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By Michael Dirda
Sunday, November 21, 2004; Page BW15


By Marilynne Robinson

Farrar Straus Giroux. 247 pp. $23

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Gilead is a land east of the Jordan traditionally viewed as the source of a healing salve: the balm of Gilead. But in the Old Testament this same region carries less pacific associations as well and is sometimes described as a place of war, bloodshed and iniquity. The word Gilead is also linked -- through a folk etymology -- with the idea of witnessing.

Marilynne Robinson draws on all of these associations in her new novel, which -- let's say this right now -- is so serenely beautiful, and written in a prose so gravely measured and thoughtful, that one feels touched with grace just to read it. Gilead possesses the quiet ineluctable perfection of Flaubert's "A Simple Heart" as well as the moral and emotional complexity of Robert Frost's deepest poetry. There's nothing flashy in these pages, and yet one regularly pauses to reread sentences, sometimes for their beauty, sometimes for their truth: "Adulthood is a wonderful thing, and brief. You must be sure to enjoy it while it lasts."

Robinson's narrator is that rarity in fiction -- a thoroughly good man. As the Rev. John Ames approaches his 77th birthday (and an impending death from heart disease), he decides to record something of his family's history and his own inner life. The result, he trusts, may be of value to his young son, now only 7, as well as a testament of his love for the boy and the boy's mother, the unexpected blessing of his old age. After Ames lost his first wife in childbirth, he never remarried but instead devoted himself utterly to his parishioners. But one day a young woman, a stranger, entered his church and the 67-year-old minister fell in love with her, staunchly saying nothing because of the disparity between their ages. Then one day . . . but let Rev. Ames tell the story, as he does in this long letter to his son:

"I came near alarming myself with the thought of the loneliness stretching ahead of me, and the new bitterness of it, and how I hated the secretiveness and the renunciation that honor and decency required of me and that common sense enforced on me. But when I looked up, your mother was watching me, smiling a little, and she touched my hand and she said, 'You'll be just fine.' . . .

"She began to come to the house when some of the other women did, to take the curtains away to wash, to defrost the icebox. And then she started coming by herself to tend the gardens. She made them very fine and prosperous. And one evening when I saw her there, out by the wonderful roses, I said, 'How can I repay you for all this?'

"And she said, 'You ought to marry me.' And I did."

Elsewhere he tells us that he "was so startled when she said that to me that for a minute I couldn't find any words to reply. So she walked away, and I had to follow her along the street. I still didn't have the courage to touch her sleeve, but I said, 'You're right, I will.' And she said, 'Then I'll see you tomorrow,' and kept walking. That was the most thrilling thing that ever happened to me in my life."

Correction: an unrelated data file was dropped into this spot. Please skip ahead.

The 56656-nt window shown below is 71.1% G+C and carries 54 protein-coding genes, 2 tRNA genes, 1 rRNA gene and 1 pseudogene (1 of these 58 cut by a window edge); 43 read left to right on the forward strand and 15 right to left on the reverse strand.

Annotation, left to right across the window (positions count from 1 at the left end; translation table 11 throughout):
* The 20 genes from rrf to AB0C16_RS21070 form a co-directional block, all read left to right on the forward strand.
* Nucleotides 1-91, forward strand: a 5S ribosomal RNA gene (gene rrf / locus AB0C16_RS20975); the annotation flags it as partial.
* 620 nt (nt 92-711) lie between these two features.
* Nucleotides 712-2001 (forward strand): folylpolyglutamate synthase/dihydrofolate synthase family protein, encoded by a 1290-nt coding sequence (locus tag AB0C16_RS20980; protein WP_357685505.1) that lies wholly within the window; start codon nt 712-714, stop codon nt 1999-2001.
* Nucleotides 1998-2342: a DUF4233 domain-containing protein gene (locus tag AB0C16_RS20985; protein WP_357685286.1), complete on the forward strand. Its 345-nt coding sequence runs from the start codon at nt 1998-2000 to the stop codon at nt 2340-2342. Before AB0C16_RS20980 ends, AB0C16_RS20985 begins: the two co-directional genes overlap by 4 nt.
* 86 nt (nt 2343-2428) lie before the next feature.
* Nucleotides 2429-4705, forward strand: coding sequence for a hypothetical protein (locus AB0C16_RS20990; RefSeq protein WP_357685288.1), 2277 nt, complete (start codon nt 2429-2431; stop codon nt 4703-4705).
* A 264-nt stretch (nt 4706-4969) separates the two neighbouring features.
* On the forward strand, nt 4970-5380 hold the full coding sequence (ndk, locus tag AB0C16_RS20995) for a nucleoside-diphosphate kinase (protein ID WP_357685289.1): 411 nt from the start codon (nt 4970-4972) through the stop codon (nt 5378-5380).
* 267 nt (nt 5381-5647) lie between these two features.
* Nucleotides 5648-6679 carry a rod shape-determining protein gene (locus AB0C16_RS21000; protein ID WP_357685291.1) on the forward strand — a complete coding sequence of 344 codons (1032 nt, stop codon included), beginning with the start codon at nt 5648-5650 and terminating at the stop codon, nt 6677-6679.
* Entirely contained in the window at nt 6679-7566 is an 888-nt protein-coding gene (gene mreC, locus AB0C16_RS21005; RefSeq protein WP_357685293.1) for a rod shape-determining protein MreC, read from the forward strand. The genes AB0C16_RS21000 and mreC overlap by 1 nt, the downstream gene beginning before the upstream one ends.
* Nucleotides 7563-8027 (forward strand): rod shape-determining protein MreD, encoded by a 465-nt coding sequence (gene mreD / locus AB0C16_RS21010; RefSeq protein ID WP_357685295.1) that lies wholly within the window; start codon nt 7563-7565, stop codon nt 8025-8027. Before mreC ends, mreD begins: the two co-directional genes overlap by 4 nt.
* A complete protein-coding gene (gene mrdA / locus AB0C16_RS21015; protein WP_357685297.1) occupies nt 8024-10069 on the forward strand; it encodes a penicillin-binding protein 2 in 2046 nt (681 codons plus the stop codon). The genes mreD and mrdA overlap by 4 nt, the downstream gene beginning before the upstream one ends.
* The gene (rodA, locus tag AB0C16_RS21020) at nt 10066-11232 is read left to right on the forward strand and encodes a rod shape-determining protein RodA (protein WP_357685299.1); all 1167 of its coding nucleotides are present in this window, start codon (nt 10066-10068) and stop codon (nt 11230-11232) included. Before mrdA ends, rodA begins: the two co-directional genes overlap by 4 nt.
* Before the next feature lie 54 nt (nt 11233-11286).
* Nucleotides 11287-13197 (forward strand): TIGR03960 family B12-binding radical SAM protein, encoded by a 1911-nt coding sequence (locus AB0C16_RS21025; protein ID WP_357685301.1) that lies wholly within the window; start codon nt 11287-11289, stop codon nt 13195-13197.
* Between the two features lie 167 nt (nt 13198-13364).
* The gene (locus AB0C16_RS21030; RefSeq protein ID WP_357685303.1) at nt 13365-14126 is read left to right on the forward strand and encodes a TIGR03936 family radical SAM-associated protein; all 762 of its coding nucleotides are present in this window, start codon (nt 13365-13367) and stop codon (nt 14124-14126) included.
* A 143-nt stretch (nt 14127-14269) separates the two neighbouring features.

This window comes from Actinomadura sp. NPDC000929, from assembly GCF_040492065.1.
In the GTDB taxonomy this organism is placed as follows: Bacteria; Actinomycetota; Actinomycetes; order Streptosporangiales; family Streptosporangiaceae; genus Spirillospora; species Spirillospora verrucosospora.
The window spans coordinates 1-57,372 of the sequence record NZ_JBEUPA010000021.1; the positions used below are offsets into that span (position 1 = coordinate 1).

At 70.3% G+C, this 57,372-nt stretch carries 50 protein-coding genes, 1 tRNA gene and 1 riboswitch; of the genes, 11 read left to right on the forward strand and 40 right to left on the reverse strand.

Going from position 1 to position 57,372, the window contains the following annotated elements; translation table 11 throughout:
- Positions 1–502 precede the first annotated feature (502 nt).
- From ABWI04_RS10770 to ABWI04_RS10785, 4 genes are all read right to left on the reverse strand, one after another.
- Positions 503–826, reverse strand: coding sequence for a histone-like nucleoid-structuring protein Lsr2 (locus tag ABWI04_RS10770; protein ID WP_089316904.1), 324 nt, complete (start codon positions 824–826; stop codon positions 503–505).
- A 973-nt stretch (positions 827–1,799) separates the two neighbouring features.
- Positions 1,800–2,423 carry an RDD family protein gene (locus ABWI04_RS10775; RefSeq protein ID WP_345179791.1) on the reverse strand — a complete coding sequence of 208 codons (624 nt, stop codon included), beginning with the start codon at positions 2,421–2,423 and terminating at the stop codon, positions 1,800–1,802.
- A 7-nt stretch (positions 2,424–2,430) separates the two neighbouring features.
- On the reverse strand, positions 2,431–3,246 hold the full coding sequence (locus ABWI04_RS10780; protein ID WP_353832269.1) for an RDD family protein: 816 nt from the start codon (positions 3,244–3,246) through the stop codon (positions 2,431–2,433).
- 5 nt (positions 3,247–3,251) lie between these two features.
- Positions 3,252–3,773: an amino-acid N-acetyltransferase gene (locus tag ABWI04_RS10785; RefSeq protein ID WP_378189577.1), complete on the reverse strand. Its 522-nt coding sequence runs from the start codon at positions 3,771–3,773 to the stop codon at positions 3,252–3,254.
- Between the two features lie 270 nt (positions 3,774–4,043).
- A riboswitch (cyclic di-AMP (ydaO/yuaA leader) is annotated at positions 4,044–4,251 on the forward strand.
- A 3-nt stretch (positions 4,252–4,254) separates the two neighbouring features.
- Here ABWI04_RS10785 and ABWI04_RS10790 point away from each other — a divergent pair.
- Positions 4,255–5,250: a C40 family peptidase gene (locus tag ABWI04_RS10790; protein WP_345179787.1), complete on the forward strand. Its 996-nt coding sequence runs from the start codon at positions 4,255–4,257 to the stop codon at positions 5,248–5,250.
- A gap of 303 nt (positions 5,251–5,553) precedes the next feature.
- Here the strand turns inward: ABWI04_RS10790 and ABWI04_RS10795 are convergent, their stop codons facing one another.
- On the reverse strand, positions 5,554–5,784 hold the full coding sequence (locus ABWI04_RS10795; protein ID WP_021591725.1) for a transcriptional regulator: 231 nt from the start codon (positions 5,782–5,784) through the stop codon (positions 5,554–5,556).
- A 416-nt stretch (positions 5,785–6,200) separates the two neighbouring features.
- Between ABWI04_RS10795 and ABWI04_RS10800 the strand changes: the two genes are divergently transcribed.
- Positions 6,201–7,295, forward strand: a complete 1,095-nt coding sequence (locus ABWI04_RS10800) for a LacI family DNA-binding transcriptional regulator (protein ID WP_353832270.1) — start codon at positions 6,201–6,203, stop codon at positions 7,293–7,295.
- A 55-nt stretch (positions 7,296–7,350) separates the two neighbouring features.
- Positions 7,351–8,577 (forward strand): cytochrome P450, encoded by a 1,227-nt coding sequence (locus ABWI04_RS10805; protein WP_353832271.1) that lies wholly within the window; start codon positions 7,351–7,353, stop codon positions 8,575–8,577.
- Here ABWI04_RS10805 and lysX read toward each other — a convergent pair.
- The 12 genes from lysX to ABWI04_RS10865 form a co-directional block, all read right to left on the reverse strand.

The marriage proves utterly happy: One thinks of Ruth and Boaz. For Ames "Love is holy because it is like grace -- the worthiness of its object is never really what matters."

As one would expect of a preacher, John Ames has always written with what he calls "the deepest hope and conviction. Sifting my thoughts and choosing my words. Trying to say what was true." His prose is rich with Biblical simplicity and power (note all those "ands"). As a man, he loves reading and study, but even more the sheer joy of existence. "This is an interesting planet," he says at one point, "it deserves all the attention you can give it." Ames doesn't miss much, though once he finds himself "trying to remember what birds did before there were telephone wires." Joyfully, repeatedly, this dying man celebrates the simple wonder of being alive:

"I feel sometimes as if I were a child who opens its eyes on the world once and sees amazing things it will never know any names for and then has to close its eyes again. I know this is all mere apparition compared to what awaits us, but it is only lovelier for that. There is a human beauty in it. And I can't believe that, when we have all been changed and put on incorruptibility, we will forget our fantastic condition of mortality and impermanence, the great bright dream of procreating and perishing that meant the whole world to us. In eternity this world will be Troy, I believe, and all that has passed here will be the epic of the universe, the ballad they sing in the streets. Because I don't imagine any reality putting this one in the shade entirely."